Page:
Suborbital flight – flying higher than 100km above sea level – will soon be a reality for anyone willing and able to pay thousands of pounds for a ticket. There are plenty of people already queuing for the privilege of being among the first 1,000 humans to experience space travel.
A new private effort focused on getting humans back to the moon by 2020 appears to be led by a Colorado start-up called Golden Spike Company, according to published reports.
S. Alan Stern, the former NASA science chief who now works for the Southwest Research Institute, is the registered agent for the company, which is identified as a foreign corporation in Colorado state records.
NASASpaceflight.com, which first broke the news earlier this week, reports that “the effort is led by a group of high profile individuals from the aerospace industry and backed by some big money and foreign investors”. The company plans to make a formal announcement in December.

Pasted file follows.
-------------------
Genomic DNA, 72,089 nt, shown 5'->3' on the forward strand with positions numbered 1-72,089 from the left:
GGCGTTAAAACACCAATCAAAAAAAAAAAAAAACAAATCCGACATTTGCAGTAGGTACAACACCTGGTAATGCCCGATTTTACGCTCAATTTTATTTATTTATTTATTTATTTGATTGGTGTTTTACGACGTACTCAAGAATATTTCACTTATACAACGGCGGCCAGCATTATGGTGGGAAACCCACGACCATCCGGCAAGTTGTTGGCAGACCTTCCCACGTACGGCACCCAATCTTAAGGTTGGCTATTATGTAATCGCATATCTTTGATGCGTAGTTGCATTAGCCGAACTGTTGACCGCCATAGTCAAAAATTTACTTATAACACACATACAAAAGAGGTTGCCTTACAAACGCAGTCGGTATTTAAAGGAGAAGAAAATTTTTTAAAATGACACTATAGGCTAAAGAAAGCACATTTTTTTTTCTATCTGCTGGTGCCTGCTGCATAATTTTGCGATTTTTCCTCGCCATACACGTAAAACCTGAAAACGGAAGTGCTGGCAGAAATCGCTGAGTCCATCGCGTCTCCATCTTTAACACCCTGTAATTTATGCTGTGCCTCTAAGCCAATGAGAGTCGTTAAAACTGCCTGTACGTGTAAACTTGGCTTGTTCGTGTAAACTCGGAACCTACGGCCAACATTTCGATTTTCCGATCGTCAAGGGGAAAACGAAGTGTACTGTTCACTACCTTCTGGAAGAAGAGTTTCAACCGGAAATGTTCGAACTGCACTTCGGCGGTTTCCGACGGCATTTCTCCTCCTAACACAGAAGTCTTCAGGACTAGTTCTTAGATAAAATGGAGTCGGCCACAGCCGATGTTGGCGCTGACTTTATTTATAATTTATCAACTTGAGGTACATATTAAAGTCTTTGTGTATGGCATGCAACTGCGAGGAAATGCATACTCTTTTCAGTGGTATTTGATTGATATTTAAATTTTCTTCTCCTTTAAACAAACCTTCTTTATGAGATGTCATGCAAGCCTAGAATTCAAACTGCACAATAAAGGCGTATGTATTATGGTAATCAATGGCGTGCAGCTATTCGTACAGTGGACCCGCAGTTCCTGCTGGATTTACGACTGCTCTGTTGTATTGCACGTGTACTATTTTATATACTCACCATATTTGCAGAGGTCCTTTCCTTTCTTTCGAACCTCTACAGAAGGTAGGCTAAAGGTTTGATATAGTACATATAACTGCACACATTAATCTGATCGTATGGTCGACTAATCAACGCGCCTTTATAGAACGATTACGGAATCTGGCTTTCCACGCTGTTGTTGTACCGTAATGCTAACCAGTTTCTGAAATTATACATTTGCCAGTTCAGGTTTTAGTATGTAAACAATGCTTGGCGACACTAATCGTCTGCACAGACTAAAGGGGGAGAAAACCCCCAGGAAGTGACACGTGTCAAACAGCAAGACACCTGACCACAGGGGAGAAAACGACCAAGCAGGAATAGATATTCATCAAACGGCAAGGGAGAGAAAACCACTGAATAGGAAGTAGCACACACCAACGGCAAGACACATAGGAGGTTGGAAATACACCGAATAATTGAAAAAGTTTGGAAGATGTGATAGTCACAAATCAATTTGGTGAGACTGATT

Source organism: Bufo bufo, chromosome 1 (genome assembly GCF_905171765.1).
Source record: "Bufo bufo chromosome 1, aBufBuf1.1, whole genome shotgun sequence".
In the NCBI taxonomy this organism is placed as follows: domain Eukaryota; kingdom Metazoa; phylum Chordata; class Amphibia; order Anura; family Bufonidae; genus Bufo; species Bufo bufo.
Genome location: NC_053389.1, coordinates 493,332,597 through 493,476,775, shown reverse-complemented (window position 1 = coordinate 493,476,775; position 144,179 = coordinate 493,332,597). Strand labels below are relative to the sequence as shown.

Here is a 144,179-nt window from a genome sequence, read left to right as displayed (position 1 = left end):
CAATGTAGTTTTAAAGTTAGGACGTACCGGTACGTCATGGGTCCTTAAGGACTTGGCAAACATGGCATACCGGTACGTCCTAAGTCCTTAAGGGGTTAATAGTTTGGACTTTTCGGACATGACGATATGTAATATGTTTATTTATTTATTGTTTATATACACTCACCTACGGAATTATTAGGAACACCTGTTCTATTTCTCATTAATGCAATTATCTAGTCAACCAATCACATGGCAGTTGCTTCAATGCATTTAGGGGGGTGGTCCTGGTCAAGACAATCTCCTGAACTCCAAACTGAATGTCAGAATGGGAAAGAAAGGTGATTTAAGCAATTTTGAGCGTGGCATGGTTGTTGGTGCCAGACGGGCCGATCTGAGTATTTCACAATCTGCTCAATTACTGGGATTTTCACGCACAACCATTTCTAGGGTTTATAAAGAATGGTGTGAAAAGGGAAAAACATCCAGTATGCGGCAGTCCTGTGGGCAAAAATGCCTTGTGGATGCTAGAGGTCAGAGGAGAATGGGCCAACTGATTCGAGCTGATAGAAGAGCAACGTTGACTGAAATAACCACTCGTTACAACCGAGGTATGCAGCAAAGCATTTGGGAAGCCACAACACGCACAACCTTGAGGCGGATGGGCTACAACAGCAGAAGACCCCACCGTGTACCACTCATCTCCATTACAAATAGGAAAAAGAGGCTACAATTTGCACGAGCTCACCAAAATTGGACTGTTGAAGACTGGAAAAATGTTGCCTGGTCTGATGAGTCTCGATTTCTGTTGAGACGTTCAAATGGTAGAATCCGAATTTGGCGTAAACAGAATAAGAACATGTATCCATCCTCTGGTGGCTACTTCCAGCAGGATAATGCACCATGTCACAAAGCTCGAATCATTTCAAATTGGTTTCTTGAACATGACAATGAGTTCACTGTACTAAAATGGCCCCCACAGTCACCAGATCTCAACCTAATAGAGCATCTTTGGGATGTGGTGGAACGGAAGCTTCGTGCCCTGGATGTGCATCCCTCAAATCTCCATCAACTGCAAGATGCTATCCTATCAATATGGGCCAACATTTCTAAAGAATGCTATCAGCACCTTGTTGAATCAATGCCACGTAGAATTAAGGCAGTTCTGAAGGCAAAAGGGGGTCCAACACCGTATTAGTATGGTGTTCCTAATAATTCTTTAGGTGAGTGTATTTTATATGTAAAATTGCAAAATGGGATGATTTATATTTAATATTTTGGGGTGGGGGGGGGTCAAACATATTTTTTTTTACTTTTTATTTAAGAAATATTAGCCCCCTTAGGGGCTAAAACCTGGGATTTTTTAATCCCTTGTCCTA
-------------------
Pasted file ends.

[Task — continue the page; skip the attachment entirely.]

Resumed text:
With the elections over, the race to succeed Rep. Ralph Hall (R-TX) as chairman of the House Committee on Science, Space, and Technology. On Thursday, Rep. Jim Sensenbrenner (R-WI) and Rep. Dana Rohrabacher (R-CA) both formally threw their hats into the ring in a race that also includes Rep. Lamar Smith (R-TX).
Hall, who has been a major critic of the Obama Administration’s commercial space push, is leaving his chairmanship because he is term limited under Republican House rules to serving six years in the position.
Rohrabacher has been a major proponent of commercializing spaceflight and has backed the Obama Administration’s efforts in this area. He also has been a major proponent of more oil and gas drilling and a skeptic of global warming, positions that he shares with Smith and Sensenbrenner.
The flight of the Dragon seems to have had some impact in Congress. House appropriators have decided to provide the FAA’s Office of Commercial Space Transportation its full budget request of $16.7 million for FY 2013. The appropriations bill contains a short explanation for the decision.